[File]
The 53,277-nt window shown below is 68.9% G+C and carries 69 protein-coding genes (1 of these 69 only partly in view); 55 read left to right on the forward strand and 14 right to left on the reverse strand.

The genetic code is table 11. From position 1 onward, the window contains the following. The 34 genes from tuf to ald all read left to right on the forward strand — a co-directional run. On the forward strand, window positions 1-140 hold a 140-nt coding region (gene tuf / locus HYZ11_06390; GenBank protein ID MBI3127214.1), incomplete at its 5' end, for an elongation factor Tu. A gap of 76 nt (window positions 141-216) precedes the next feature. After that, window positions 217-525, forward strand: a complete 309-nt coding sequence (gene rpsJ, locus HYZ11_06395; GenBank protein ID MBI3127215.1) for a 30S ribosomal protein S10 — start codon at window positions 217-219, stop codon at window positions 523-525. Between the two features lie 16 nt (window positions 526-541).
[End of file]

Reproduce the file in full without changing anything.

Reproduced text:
The 53,277-nt window shown below is 68.9% G+C and carries 69 protein-coding genes (1 of these 69 only partly in view); 55 read left to right on the forward strand and 14 right to left on the reverse strand.

The genetic code is table 11. From position 1 onward, the window contains the following. The 34 genes from tuf to ald all read left to right on the forward strand — a co-directional run. On the forward strand, window positions 1-140 hold a 140-nt coding region (gene tuf / locus HYZ11_06390; GenBank protein ID MBI3127214.1), incomplete at its 5' end, for an elongation factor Tu. A gap of 76 nt (window positions 141-216) precedes the next feature. After that, window positions 217-525, forward strand: a complete 309-nt coding sequence (gene rpsJ, locus HYZ11_06395; GenBank protein ID MBI3127215.1) for a 30S ribosomal protein S10 — start codon at window positions 217-219, stop codon at window positions 523-525. Between the two features lie 16 nt (window positions 526-541).